Judge Jennifer Walker Elrod has good dissent in excessive force case
Case: POOLE v. CITY OF SHREVEPORT, No. 11-30158 (Fifth Circuit, August 16, 2012)
The majority opinion is correct that the videotape that captured most of the events relevant to this case “significantly aids our understanding” of them and that we must “view the facts in the light depicted by the videotape.” . . . Sincere respect for my able colleagues in the majority compelled me to review the videotape in this case yet again with a critical eye to those facts that the majority opinion impugns as false. Because the videotape evidence is so central to this case, I have included references to the precise times in the videotape that the different events occurred. To aid the reader in evaluating this evidence, the videotape is attached as an appendix to this dissenting opinion so that it can “speak for itself.” (publishing videotape of events relevant to an excessive use of force case and indicating that the majority was “happy to allow the videotape to speak for itself”).
The majority opinion’s disagreement about the videotape evidence only underscores why this case should go to a jury. Nowhere does the majority opinion indicate that Creighton would be entitled to qualified immunity under my understanding of the facts. Thus, at bottom, ours is a factual dispute, not a legal one, and thus a jury should resolve it.
Proceeding to the facts, Poole testified that he was driving down the interstate early in the morning when he looked in his rear-view mirror and noticed a pickup truck tailgating him. He tossed some water out his own truck’s window at the tailgating pickup. What Poole did not know was that Corporal Creighton, an off-duty police officer, was driving the tailgating [and unmarked] pickup. Creighton radioed for an on-duty officer to pull Poole over, and uniformed officer Sergeant John D. Stalnaker (“Stalnaker”) arrived shortly to stop Poole for “driving recklessly and carelessly.” Both Stalnaker and Creighton later testified that they only planned to give Poole a ticket.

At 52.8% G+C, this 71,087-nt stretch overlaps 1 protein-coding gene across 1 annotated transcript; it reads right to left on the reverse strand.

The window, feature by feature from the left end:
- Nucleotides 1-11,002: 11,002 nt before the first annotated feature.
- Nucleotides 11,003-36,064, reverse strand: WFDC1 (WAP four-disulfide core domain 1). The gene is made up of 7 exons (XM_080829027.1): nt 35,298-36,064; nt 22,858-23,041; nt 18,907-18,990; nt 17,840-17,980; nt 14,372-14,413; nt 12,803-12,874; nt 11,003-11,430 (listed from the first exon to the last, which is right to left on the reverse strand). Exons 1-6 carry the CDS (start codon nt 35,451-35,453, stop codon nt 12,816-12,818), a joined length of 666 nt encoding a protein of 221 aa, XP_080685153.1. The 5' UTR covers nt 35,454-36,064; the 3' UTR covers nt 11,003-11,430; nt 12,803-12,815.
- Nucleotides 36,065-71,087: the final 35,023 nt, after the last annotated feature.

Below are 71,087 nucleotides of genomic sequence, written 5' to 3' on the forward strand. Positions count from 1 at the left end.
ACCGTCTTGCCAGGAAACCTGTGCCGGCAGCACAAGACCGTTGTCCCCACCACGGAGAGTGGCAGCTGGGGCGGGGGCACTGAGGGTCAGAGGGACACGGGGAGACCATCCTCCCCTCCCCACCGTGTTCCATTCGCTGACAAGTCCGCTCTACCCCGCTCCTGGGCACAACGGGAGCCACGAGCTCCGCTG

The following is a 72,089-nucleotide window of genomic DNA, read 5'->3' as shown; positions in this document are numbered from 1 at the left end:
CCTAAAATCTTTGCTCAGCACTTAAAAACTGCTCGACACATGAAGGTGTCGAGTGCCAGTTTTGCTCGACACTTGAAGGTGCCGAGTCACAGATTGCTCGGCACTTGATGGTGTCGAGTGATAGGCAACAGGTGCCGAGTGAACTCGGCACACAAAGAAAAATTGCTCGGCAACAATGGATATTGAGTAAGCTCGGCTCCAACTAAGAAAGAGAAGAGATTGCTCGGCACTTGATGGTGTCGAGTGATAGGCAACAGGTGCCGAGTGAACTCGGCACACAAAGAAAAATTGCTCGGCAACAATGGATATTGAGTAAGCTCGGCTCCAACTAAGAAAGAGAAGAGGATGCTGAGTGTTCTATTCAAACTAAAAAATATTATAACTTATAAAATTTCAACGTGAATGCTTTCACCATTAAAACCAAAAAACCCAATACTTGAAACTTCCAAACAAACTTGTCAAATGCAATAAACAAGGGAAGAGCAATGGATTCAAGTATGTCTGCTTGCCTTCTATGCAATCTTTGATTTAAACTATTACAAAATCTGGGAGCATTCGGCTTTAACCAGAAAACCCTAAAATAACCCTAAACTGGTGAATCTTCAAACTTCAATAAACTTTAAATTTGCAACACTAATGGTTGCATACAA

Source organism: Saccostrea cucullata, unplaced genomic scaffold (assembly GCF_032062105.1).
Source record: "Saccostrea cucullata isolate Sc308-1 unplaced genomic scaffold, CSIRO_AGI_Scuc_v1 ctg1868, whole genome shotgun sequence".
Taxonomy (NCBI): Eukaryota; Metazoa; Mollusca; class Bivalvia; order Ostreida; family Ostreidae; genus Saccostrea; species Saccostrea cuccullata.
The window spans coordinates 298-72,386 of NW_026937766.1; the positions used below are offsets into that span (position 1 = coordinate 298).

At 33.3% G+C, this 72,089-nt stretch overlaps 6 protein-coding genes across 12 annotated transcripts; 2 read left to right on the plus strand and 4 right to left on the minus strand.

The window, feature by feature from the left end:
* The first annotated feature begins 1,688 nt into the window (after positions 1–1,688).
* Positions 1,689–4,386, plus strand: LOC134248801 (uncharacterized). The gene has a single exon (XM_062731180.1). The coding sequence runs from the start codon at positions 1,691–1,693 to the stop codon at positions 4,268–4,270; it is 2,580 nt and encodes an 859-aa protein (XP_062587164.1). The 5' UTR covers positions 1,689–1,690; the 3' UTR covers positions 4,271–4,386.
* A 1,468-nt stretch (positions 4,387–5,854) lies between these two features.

Stalnaker and Creighton testified that they approached Poole’s truck once he pulled over. As Creighton approached, he pulled his shirt up to reveal the service weapon he was carrying. Once Poole was out of his truck, Creighton grabbed his arm and pulled him to the back of his truck to pat him down. After the pat down, Poole leaned against Creighton’s pickup. Creighton ordered Poole to get his “mother f- – -ing a- – off” his truck. He demanded “restitution” and told Poole that he knew where Poole lived; he would get “satisfaction”; and he would throw Poole’s “f- – -ing a- – in jail.” Stalnaker testified that because Poole smelled of alcohol and had admitted to consuming eight ounces of beer at some point earlier that morning, he was given a field sobriety test and passed. Other officers soon arrived on the scene to assist Stalnaker with paperwork. One of them asked what Poole had been pulled over for, to which Stalnaker responded, “[i]nsurance, improper lane use, littering, and general stupidity.”
Poole testified that Creighton “was very angry” because Poole had thrown water on his truck. In what Poole testified was an effort to calm Creighton down, he offered to wash and wax Creighton’s pickup and to allow Creighton to dump a nearby can of diesel fuel on his own truck. Those offers were declined, and according to Poole’s testimony, Creighton still appeared to be very angry. In what he described as an attempt to de-escalate the situation, Poole lifted his open hands into the air, palms facing out, and said that Creighton could hit him. Creighton queried whether Stalnaker had heard Poole’s invitation. Stalnaker would later testify that, up to this point, Poole had been completely “cooperative,” “calm,” and “cool” and that he intended to let Poole go after issuing him a ticket. Upon learning that Poole had offered to allow Creighton to strike him, however, Stalnaker immediately commanded Poole to turn around. . . . (five seconds after the “hit me” invitation). Creighton grabbed Poole’s arm, prompting Poole to back away and ask why he was being ordered to turn around. Creighton spun Poole around and began twisting his left arm while Stalnaker pinned Poole to his truck.
Poole began screaming seconds after Creighton began twisting his arm.
The videotape of these events shows that up to this point, neither officer had commanded Poole to give up his arm. Instead, such a command did not come until 8:10:22, ten seconds after Poole yelled to the officers, “[y]ou guys are breaking my arm.” . . . In the intervening ten seconds, Poole continued to scream. It turned out that Poole’s estimate of the severity of his own injury was conservative: not only was his arm broken, but his elbow was also dislocated. After six surgeries and years of time to heal, he still has trouble using his left arm and hand.
Only after Creighton had been twisting Poole’s arm for some time, and only after Poole screamed that the officers were breaking his arm, did one of the officers command Poole to give up his arm. . . . Stalnaker tased Poole, and Poole fell belly up on the back of his truck. Stalnaker tased him again, and Poole kicked and flailed in Creighton’s direction. The officers eventually lifted Poole by his center of mass off the truck’s gas tank and threw him to the ground. After handcuffing Poole’s broken arm to his non-broken one, the officers called an ambulance.
The dissent goes on to say that the water throwing and the 8 ounces of beer consumption were irrelevant and a jury could find a 4a violation plus no qi to save Shreveport Corporal J. Creighton.